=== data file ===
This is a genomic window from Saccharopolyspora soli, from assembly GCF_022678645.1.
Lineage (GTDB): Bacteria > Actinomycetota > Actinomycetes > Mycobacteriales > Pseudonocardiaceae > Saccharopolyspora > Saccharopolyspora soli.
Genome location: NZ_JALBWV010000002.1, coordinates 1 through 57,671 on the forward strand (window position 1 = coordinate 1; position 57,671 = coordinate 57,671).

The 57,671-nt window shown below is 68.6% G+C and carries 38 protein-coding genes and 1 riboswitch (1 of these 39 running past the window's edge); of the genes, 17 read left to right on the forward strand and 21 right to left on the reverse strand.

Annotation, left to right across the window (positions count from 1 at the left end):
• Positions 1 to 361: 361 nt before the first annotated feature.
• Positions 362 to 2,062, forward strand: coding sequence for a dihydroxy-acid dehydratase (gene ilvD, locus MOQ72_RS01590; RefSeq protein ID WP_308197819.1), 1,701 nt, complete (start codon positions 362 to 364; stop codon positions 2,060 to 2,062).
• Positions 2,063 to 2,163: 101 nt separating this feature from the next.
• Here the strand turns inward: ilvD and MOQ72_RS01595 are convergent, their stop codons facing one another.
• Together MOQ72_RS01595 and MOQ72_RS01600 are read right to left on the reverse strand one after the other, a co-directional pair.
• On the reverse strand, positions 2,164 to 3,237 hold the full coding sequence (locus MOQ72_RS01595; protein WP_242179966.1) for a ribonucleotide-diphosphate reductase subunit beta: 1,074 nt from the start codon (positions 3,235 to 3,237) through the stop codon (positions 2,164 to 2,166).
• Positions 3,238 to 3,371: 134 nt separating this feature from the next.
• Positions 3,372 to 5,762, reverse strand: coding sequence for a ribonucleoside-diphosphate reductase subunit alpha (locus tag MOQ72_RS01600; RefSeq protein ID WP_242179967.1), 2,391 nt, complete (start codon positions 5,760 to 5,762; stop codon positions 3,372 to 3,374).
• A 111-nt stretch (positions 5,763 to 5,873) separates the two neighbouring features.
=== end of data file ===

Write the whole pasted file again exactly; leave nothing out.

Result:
This is a genomic window from Saccharopolyspora soli, from assembly GCF_022678645.1.
Lineage (GTDB): Bacteria > Actinomycetota > Actinomycetes > Mycobacteriales > Pseudonocardiaceae > Saccharopolyspora > Saccharopolyspora soli.
Genome location: NZ_JALBWV010000002.1, coordinates 1 through 57,671 on the forward strand (window position 1 = coordinate 1; position 57,671 = coordinate 57,671).

The 57,671-nt window shown below is 68.6% G+C and carries 38 protein-coding genes and 1 riboswitch (1 of these 39 running past the window's edge); of the genes, 17 read left to right on the forward strand and 21 right to left on the reverse strand.

Annotation, left to right across the window (positions count from 1 at the left end):
• Positions 1 to 361: 361 nt before the first annotated feature.
• Positions 362 to 2,062, forward strand: coding sequence for a dihydroxy-acid dehydratase (gene ilvD, locus MOQ72_RS01590; RefSeq protein ID WP_308197819.1), 1,701 nt, complete (start codon positions 362 to 364; stop codon positions 2,060 to 2,062).
• Positions 2,063 to 2,163: 101 nt separating this feature from the next.
• Here the strand turns inward: ilvD and MOQ72_RS01595 are convergent, their stop codons facing one another.
• Together MOQ72_RS01595 and MOQ72_RS01600 are read right to left on the reverse strand one after the other, a co-directional pair.
• On the reverse strand, positions 2,164 to 3,237 hold the full coding sequence (locus MOQ72_RS01595; protein WP_242179966.1) for a ribonucleotide-diphosphate reductase subunit beta: 1,074 nt from the start codon (positions 3,235 to 3,237) through the stop codon (positions 2,164 to 2,166).
• Positions 3,238 to 3,371: 134 nt separating this feature from the next.
• Positions 3,372 to 5,762, reverse strand: coding sequence for a ribonucleoside-diphosphate reductase subunit alpha (locus tag MOQ72_RS01600; RefSeq protein ID WP_242179967.1), 2,391 nt, complete (start codon positions 5,760 to 5,762; stop codon positions 3,372 to 3,374).
• A 111-nt stretch (positions 5,763 to 5,873) separates the two neighbouring features.